This year, I will be moving on Earth Day. I am off to start a new venture in Colorado, the details of which I will reveal in a future post.
So I did my service early. This past Saturday, I returned to a place where I have put in quite a bit of work in the past several months—the West Duwamish Green Belt. With 182 acres on public land and another 300 on private, the green belt is the largest contiguous forest in Seattle. Seattle was nicknamed the Emerald City for its abundance of evergreen-dominated forests. But due to logging and invasive plants, many of the forests are now in a weakened state. Parts of the once-proud green belt have turned into thickets of Himalayan blackberry; the formerly-biodiverse habitat has become a monoculture. The Nature Consortium, a nonprofit based in West Seattle, works to restore the forest of West Duwamish to its emerald glory. (The NC also provides youth environmental education programs which integrate the arts, for more information consult their website.)
Restoration director Mark "Buphalo" Tomkiewicz provides instruction for the tasks ahead.The Nature Consortium holds half-day work parties at the green belt three or more times per week. A work crew consists of one to three NC staff, and a number of volunteers ranging from three to one hundred or more. The NC staff give a short presentation on forest ecology, restoration techniques, and safety, and set the crew to work. Armed with shovels, dibbles, pruning shears, rakes, pitchforks, and weed wrenches, the crew—which sometimes includes yours truly—unearth and remove invasive plants including Himalayan blackberry, Scot's broom, and wood ivy. We plant natives, including Douglas fir, western red cedar, mock orange, service berry, and snowberry. We spread mulch to suppress the return of botanical invaders, and aid the natives. (And leave with the pleasant aroma of fresh wood chips on our sleeves). A Douglas fir can grow to be 300 feet tall and live for over 400 years, and reproduce to make many more trees. So our efforts today can yield high results in the future.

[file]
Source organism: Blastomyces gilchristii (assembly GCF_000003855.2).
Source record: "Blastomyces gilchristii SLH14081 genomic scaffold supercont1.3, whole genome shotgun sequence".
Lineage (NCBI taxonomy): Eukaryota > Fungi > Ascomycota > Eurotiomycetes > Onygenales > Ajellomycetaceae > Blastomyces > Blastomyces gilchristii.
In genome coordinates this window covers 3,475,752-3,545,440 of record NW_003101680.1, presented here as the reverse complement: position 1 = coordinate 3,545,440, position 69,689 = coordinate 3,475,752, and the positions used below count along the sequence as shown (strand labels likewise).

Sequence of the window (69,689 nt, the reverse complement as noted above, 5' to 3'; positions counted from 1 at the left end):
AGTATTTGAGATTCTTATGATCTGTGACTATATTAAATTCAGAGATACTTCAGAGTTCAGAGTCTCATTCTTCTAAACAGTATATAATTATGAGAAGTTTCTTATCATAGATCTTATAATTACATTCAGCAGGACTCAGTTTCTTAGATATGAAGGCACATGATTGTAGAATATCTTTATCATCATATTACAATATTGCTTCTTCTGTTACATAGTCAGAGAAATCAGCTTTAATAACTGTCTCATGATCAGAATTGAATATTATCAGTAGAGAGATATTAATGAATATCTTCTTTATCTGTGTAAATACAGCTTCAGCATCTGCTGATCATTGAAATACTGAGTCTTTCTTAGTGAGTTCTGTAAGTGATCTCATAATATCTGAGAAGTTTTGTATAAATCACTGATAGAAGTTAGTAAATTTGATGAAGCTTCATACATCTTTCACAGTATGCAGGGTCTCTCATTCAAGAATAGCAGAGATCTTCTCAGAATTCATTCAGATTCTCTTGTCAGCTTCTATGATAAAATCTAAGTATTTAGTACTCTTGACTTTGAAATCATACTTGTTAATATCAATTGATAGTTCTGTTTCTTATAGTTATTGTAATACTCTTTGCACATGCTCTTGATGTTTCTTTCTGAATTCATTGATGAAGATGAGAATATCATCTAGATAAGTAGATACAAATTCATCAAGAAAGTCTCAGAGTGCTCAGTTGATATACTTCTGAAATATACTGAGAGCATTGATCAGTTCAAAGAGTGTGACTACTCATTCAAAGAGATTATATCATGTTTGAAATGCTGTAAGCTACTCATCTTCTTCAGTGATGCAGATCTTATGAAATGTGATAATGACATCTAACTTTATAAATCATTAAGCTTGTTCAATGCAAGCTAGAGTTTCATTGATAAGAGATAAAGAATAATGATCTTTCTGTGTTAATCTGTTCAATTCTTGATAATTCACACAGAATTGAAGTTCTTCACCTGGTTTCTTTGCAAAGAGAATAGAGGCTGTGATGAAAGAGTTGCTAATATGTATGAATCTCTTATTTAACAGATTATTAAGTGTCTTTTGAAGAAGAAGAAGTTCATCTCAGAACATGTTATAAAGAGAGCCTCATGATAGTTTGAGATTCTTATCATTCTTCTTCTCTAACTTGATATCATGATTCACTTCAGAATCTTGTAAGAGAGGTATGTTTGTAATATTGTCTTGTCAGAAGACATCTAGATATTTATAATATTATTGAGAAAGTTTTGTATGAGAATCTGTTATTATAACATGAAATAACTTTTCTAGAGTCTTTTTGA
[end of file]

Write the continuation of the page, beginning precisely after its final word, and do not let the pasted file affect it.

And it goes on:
Volunteers take on the Himalayan blackberry.The Nature Consortium and I have several goals in common, one of which is bringing ecology and the arts together. Hence, many of NC's work parties are also concerts. Musicians of many stripes, including singers, guitarists, and players of varied wind instruments, enter the forest. The restoration crew digs, cuts, and plants to live tunes.
Live music helps plants to grow and volunteers to dig.We get the forest into better shape. In the process, we get ourselves into better shape. Forest restoration can work up a sweat, and is considerably more rewarding than running on a treadmill.
The restoration creates improved habitat for animals as well as plants. Often, we encounter these denizens of the green belt. Varied birds play their music to accompany that of the humans. At Saturday's work party, a cooper's hawk flew overhead. We met a red-legged frog. It's their breeding season, so this frog most likely had just finished a successful mating. The offspring will inherit a healthier habitat.
Buphalo shares the red-legged frog before releasing it.
Nature Consortium volunteers have planted over 7,000 native trees and shrubs this planting season, and will be back for more. At the end of Saturday's work party, I looked ahead of me into the acres of blackberry and trees covered in wood ivy, and the task of restoration seemed impossible. Then I looked behind me and saw the huge empty stretch of earth we had created, and mountain of blackberries we had uprooted in a single session (wherein the focus was blackberry removal.) And I concluded that the restoration task is doable, thanks to the sweat and energy from willing workers. It will keep the Nature Consortium busy for years to come, and educate countless volunteers on forest ecology and wisdom. The green belt will be a source of community pride and personal inspiration.
I look forward to seeing the ever-improving forest when I next visit Seattle. For now, I have a new adventure in Colorado.... !